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15. December, 2015Meditation No comments

zen sitting meditation

He didn’t mind how he looked to other people, because the nursery magic had made him Real, and when you are Real shabbiness doesn’t matter.” 

Margery Williams, The Velveteen Rabbit

Over many years and different forms of meditation practice my life has been enriched. Meditation has calmed my mind and made space for me to hear the voice of Guidance. It has enabled me to sometimes reach across my boundaries and sometimes to remain firmly within them. It has mellowed my opinions and melted them down. Most important, it has given me greater understanding of myself and compassion for my flaws.

What is Zazen Meditation?

zazen practice

Recently I undertook the Zen sitting meditation practice called Zazen. Zazen means “seated meditation” and is sometimes just called ‘sitting’. In a word, that is what the practitioner does: Sit, allowing whatever bodily sensations, thoughts, or ideas that arise to come and go without getting caught up in them. This includes an itchy nose as much as thinking about the situations of our lives. The goal is to suspend our reactions to the itchy nose as well as the judgements and opinions that carry us into fantasies of thinking.

The practice consists of a relaxed and awake posture, attention to the body and mind, and natural breathing. While there are a variety of instructions about posture essentially the idea is to be at ease but fully alert. Sitting in a chair is as acceptable as a full lotus position.

Zen teacher Charlotte Joko Beck directed students to notice their thoughts and label them with specificity. For example, not just noticing that you are angry but going further to notice “having a thought that my boss is demanding.” Over time, the process of labeling loosens our identification with what we think.

Control Your Breathing

Breathing is about allowing the breath to come and go without controlling it. To remain present, some instructors recommend counting 10 breaths and then beginning again at 1. Other instructors suggest watching the breath or using it to keep your attention on the immediate moment.

Channeling Your Emotions and Opinions

zazen breathing

Pema Chodron, a Tibetan Buddhist nun recommends letting our reactions ‘simmer’ rather than taking too-soon action, before the right action has appeared. Zazen practice itself provides this opportunity. Whatever emotions and opinions you are harboring will show up when you ‘sit’. Angry with someone? Uncomfortable with something? Sink into your body; it will present the upset in visceral form (e.g., a queasy stomach, clenching fists). In short order, your mind will seize on the story around the upset. You catch yourself, label the thought, and go back to the immediate visceral experience of your body. And there it is, the actual experience you are having right now. Plus the opportunity to simply sit with it without reliving the experience or judging yourself and others.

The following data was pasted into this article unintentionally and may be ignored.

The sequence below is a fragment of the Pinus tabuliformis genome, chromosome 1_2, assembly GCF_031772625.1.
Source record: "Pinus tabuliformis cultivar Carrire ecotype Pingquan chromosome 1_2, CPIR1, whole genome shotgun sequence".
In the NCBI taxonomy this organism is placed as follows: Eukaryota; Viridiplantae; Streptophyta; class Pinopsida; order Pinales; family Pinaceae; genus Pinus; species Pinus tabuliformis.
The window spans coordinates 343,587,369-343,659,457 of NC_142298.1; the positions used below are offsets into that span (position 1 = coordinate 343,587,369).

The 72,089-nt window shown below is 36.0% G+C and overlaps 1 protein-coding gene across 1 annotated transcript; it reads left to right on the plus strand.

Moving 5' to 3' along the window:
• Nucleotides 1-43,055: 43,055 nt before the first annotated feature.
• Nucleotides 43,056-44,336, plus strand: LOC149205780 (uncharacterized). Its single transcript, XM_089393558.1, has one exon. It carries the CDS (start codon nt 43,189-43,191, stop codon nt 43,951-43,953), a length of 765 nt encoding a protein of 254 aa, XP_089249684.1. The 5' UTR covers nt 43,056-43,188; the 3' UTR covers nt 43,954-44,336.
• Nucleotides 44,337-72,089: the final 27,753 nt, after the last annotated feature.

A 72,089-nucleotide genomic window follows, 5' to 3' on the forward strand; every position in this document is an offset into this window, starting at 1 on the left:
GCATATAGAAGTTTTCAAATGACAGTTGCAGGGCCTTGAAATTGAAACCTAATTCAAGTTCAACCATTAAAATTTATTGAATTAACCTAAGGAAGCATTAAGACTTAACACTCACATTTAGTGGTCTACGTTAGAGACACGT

how to practice zazen

Teachers will tell you, this is hard work. I am not a teacher and I say it is easy. The hard part is the commitment to meditate every single day, day after day, and if you miss a day to start up again the next day. The easy part is the meditating. It’s easy because it is never more than you can handle. If you settle in your body and find you want to jump out of your skin, you pay attention to that for as long and as best as you can. And when you cannot hold the discomfort any longer, that trickster, your mind, will whisk you away.

Once you realize you are off in fantasy land you label the thought, let it go, and settle back into your body. You do this again and again and again, building tolerance for life itself, whatever occurs.

zazen meditation benefits

Achieving a Greater Awareness

I can’t say what your experience will be. I can personally report that I’ve felt a sense of peace and patience emerge from this form of meditation that is noticeable in my life. I’ve also noticed greater awareness of what bothers me, perhaps because of a heightened visceral sense. Friends who have joined me for even 10 minutes a day have reported similar experiences.

Now, in December, we are approaching the winter solstice, a time of contraction and pulling within to rest for the coming renewal of spring. This reflective rest is appropriately silent, without words, in the way a seed incubates underground gathering energy for later growth. Zazen meditation is wordless. It is about returning to the basics of being awake, here, now. Out of this the right action for any problem we face will make itself known.

zazen meditation for beginners

Ultimately the practice is about becoming the Truth of who you are. It isn’t about becoming perfect. It is about becoming Real, being more of who you are, all the time, without concern for how you appear to others because you have learned to love yourself as you are and your shabbiness doesn’t matter anymore.

My holiday wish for you and me and everyone is to simmer well and become a bit more Real in 2016.

If you would like to learn more about the practice of Zazen I wholeheartedly recommend these books:

Living Beautifully With Uncertainty and Change by Pema Chodron

Everyday Zen Love and Work by Charlotte Joko Beck

If you would simply like to read more detailed instructions for Zazen, the Zen Mountain Monastery –  has detailed instructions on their website: https://zmm.mro.org/teachings/meditation-instructions/.

 

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If you’re looking for a Scottsdale healing meditation professional, contact Dr. Sandra Egli at Center of Intention to start your holistic journey. Call (480) 860-0400 today!

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Mindfulness

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